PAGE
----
Daniel J Vance

Only a select few Boy Scouts earn the rank of Eagle and fewer yet become one while using a wheelchair. Josh Swoverland of Avon, Indiana, is an Eagle Scout who was born with a spinal cord abnormality, a club foot, and paralysis in both feet.


Eighteen-year-old Swoverland said in a telephone interview, “I used to use a walker until kindergarten but getting around with it was too slow. So I switched to using a wheelchair.”


Over time growing up, Swoverland became a successful wheelchair athlete. In high school, he began focusing the bulk of his attention on track and basketball, with the intent of eventually earning a full-ride college scholarship in one of those sports. He said, “I really enjoy the competition and wheelchair track and basketball are really competitive.”


He also has enjoyed competitive swimming and in that sport this July participated in St. Louis at the National Junior Disability Championships, a Paralympics-style meet.


As for his becoming an Eagle Scout, don’t think for a moment his leader removed or altered any of the more difficult requirements. When Swoverland began Scouts, his Scoutmaster instructed the adult leaders and troop to “not make anything easier or different for me,” he said. “They treated me like everyone else.”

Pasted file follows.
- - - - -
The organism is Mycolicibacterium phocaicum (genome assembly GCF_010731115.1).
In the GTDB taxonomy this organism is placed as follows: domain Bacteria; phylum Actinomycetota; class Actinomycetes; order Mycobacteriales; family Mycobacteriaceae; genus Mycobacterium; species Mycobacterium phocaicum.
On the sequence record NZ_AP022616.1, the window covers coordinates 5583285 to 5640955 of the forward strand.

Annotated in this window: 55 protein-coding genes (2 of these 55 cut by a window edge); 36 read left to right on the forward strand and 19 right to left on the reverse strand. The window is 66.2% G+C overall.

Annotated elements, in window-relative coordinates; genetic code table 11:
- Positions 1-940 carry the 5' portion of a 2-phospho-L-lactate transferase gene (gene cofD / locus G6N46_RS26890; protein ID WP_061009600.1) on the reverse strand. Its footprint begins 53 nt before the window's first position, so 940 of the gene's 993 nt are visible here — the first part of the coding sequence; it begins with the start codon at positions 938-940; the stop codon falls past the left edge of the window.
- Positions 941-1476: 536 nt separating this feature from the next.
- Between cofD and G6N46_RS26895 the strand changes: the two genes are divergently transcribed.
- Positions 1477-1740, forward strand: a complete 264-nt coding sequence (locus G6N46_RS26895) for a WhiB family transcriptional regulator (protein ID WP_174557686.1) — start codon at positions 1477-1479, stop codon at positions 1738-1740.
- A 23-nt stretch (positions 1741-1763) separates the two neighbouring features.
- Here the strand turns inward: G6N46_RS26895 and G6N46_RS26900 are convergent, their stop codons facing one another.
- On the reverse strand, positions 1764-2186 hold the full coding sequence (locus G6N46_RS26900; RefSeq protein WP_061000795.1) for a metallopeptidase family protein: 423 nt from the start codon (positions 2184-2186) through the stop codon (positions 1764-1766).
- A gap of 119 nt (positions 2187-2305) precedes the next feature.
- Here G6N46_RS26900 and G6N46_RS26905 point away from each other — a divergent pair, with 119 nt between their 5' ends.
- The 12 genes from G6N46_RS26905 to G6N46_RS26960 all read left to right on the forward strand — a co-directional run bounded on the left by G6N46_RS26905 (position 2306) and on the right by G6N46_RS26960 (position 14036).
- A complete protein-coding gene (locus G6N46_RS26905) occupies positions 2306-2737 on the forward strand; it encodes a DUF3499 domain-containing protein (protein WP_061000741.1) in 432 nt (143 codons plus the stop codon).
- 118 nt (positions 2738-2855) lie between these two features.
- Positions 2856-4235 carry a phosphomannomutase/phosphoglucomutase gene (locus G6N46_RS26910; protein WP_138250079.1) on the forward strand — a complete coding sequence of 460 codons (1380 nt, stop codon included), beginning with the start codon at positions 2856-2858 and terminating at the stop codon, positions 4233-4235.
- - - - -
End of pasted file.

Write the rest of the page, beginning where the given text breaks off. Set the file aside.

He especially enjoyed camping and helping out the younger boys. Also, Scouting gave him the opportunity to cook, something his mother seldom allowed him to do when at home. In case something went awry, his father always came along on camping trips.


Swoverland attributed most of his success in life to his parents, who have treated him “just like any other kid,” he said. “Also, my parents always pushed me in sports to be the best I can be. When I was younger, there were days I didn’t want to (practice) and they pushed me anyway. Now when I don’t want to (practice), I can push myself to do it because they made me when I was younger.”


For next year in college, he is considering majoring in sports psychology and would like to compete in wheelchair track or basketball for Illinois or Arizona. Eventually, he would like to become a motivational speaker.


He said, “I really like kids and want to be a role model. I’ve always believed having a strong attitude towards everything can help you accomplish your goals and I want to help people do that.”